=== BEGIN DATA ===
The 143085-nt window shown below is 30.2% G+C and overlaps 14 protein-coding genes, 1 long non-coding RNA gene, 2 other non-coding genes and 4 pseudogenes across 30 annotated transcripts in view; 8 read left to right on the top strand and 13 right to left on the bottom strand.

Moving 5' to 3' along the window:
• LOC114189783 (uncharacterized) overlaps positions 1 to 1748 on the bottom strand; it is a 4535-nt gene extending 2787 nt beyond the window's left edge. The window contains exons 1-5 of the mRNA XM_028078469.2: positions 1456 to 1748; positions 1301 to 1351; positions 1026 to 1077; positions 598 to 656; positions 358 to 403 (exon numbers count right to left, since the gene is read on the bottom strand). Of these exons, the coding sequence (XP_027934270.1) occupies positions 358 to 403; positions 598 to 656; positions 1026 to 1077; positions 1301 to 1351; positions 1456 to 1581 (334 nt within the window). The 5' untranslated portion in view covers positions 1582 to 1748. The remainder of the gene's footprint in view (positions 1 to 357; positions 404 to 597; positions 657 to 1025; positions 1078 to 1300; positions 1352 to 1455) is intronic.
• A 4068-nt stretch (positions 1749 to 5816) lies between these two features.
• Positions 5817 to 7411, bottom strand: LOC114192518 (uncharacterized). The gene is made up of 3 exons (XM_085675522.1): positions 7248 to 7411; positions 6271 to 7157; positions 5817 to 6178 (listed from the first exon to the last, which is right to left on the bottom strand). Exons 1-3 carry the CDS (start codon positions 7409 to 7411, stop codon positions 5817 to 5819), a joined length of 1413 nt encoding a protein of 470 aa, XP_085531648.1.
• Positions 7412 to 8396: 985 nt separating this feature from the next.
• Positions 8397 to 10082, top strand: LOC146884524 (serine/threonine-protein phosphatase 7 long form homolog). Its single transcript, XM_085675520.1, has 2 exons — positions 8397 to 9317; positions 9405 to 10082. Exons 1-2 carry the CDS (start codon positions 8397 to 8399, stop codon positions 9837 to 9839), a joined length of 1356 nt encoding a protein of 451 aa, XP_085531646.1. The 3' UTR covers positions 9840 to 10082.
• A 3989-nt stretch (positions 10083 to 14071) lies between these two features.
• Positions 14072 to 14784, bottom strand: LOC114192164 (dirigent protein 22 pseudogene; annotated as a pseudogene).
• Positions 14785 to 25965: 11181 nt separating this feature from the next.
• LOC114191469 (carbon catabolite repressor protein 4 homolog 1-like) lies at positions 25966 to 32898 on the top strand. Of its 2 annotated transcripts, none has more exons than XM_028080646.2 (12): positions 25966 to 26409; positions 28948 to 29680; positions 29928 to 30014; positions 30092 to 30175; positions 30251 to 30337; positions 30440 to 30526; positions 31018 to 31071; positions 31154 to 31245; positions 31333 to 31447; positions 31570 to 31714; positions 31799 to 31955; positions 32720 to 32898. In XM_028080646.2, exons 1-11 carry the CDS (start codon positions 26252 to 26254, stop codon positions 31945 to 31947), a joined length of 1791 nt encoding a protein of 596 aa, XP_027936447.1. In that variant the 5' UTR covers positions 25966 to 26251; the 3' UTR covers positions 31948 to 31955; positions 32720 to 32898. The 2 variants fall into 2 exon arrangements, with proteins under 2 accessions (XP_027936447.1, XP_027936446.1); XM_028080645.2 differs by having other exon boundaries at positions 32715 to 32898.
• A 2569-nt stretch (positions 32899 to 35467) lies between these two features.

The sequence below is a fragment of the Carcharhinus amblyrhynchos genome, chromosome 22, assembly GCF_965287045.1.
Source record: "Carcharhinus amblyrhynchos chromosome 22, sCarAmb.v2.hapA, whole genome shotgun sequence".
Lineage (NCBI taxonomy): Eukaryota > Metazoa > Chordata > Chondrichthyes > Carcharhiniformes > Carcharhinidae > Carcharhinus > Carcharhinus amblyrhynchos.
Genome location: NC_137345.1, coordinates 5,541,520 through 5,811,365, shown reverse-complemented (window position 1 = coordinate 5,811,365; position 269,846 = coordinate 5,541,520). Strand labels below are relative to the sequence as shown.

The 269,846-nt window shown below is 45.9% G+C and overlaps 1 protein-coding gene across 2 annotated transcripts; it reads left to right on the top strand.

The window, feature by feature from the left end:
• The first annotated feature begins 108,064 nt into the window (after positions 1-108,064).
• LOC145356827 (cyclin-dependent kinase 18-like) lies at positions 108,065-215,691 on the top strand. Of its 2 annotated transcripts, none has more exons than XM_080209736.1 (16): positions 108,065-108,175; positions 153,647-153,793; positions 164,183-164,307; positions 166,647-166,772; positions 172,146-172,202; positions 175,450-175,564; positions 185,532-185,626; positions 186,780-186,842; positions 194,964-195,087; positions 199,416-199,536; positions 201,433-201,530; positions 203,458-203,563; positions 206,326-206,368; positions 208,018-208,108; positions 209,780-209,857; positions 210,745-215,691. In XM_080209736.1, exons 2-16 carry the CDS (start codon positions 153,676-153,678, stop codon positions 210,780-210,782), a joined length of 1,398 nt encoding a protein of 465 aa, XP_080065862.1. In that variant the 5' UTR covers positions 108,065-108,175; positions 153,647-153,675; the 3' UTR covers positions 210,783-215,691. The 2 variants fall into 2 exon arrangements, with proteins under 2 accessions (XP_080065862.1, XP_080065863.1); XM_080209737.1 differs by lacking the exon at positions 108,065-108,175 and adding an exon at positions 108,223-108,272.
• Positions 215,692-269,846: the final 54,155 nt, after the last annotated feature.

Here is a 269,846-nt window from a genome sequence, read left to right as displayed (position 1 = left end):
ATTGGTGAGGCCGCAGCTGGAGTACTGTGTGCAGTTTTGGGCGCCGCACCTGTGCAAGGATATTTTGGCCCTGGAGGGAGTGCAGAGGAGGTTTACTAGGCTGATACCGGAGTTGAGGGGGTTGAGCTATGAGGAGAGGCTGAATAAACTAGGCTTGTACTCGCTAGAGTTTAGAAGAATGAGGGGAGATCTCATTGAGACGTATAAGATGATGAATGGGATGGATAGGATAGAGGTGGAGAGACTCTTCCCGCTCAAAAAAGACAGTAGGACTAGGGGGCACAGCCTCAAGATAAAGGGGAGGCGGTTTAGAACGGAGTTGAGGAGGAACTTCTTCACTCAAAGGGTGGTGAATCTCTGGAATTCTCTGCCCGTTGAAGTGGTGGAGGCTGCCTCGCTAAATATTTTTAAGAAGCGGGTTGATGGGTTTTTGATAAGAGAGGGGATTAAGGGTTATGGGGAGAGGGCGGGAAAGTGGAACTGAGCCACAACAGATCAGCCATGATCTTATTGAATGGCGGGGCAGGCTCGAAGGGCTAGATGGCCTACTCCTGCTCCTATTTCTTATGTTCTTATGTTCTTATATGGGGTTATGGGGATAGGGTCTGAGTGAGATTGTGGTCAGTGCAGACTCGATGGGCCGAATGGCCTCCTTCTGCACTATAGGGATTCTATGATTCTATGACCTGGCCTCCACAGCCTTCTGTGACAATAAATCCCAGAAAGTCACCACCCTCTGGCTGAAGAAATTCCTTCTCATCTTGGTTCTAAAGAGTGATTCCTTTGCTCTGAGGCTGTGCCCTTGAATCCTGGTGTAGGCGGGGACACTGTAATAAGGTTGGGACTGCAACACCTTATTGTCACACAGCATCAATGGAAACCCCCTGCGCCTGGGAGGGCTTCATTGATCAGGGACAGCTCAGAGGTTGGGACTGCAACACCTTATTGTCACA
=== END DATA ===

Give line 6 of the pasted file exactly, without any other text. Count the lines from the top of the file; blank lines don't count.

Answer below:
• Positions 7412 to 8396: 985 nt separating this feature from the next.